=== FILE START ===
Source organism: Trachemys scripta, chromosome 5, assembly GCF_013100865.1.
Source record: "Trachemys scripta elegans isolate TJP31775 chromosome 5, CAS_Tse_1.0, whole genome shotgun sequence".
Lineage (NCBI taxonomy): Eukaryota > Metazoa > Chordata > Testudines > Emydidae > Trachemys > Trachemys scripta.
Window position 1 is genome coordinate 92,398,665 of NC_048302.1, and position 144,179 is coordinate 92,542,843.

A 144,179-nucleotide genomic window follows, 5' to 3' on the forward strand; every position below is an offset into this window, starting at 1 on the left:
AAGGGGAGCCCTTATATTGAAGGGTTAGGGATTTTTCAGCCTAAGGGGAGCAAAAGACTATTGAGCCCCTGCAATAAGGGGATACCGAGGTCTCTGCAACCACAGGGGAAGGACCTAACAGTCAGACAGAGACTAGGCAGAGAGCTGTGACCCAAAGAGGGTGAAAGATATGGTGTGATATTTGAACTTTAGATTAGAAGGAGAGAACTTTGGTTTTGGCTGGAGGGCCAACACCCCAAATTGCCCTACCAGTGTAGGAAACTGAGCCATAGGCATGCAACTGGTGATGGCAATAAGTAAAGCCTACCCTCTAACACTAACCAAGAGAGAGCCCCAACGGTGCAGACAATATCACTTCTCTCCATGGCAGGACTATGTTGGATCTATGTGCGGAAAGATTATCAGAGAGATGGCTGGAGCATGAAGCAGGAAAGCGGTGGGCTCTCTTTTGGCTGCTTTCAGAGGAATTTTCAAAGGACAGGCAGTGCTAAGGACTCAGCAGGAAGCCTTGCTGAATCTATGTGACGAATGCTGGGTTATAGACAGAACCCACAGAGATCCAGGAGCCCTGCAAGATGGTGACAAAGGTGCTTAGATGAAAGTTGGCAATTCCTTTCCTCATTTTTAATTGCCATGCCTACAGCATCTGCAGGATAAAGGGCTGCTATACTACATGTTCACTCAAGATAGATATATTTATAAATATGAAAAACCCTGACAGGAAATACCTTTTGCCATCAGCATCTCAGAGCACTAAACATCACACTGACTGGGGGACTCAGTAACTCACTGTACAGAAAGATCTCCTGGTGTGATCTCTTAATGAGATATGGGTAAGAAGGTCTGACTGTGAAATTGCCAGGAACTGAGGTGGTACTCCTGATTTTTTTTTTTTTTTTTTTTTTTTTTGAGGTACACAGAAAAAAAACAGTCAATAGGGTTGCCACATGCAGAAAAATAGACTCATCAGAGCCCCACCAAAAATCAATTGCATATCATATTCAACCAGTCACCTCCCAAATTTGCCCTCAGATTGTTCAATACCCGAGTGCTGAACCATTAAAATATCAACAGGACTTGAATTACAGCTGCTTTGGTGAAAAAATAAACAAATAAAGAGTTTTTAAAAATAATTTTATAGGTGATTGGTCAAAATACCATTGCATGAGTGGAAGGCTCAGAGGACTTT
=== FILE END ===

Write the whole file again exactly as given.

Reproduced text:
Source organism: Trachemys scripta, chromosome 5, assembly GCF_013100865.1.
Source record: "Trachemys scripta elegans isolate TJP31775 chromosome 5, CAS_Tse_1.0, whole genome shotgun sequence".
Lineage (NCBI taxonomy): Eukaryota > Metazoa > Chordata > Testudines > Emydidae > Trachemys > Trachemys scripta.
Window position 1 is genome coordinate 92,398,665 of NC_048302.1, and position 144,179 is coordinate 92,542,843.

A 144,179-nucleotide genomic window follows, 5' to 3' on the forward strand; every position below is an offset into this window, starting at 1 on the left:
AAGGGGAGCCCTTATATTGAAGGGTTAGGGATTTTTCAGCCTAAGGGGAGCAAAAGACTATTGAGCCCCTGCAATAAGGGGATACCGAGGTCTCTGCAACCACAGGGGAAGGACCTAACAGTCAGACAGAGACTAGGCAGAGAGCTGTGACCCAAAGAGGGTGAAAGATATGGTGTGATATTTGAACTTTAGATTAGAAGGAGAGAACTTTGGTTTTGGCTGGAGGGCCAACACCCCAAATTGCCCTACCAGTGTAGGAAACTGAGCCATAGGCATGCAACTGGTGATGGCAATAAGTAAAGCCTACCCTCTAACACTAACCAAGAGAGAGCCCCAACGGTGCAGACAATATCACTTCTCTCCATGGCAGGACTATGTTGGATCTATGTGCGGAAAGATTATCAGAGAGATGGCTGGAGCATGAAGCAGGAAAGCGGTGGGCTCTCTTTTGGCTGCTTTCAGAGGAATTTTCAAAGGACAGGCAGTGCTAAGGACTCAGCAGGAAGCCTTGCTGAATCTATGTGACGAATGCTGGGTTATAGACAGAACCCACAGAGATCCAGGAGCCCTGCAAGATGGTGACAAAGGTGCTTAGATGAAAGTTGGCAATTCCTTTCCTCATTTTTAATTGCCATGCCTACAGCATCTGCAGGATAAAGGGCTGCTATACTACATGTTCACTCAAGATAGATATATTTATAAATATGAAAAACCCTGACAGGAAATACCTTTTGCCATCAGCATCTCAGAGCACTAAACATCACACTGACTGGGGGACTCAGTAACTCACTGTACAGAAAGATCTCCTGGTGTGATCTCTTAATGAGATATGGGTAAGAAGGTCTGACTGTGAAATTGCCAGGAACTGAGGTGGTACTCCTGATTTTTTTTTTTTTTTTTTTTTTTTTTGAGGTACACAGAAAAAAAACAGTCAATAGGGTTGCCACATGCAGAAAAATAGACTCATCAGAGCCCCACCAAAAATCAATTGCATATCATATTCAACCAGTCACCTCCCAAATTTGCCCTCAGATTGTTCAATACCCGAGTGCTGAACCATTAAAATATCAACAGGACTTGAATTACAGCTGCTTTGGTGAAAAAATAAACAAATAAAGAGTTTTTAAAAATAATTTTATAGGTGATTGGTCAAAATACCATTGCATGAGTGGAAGGCTCAGAGGACTTT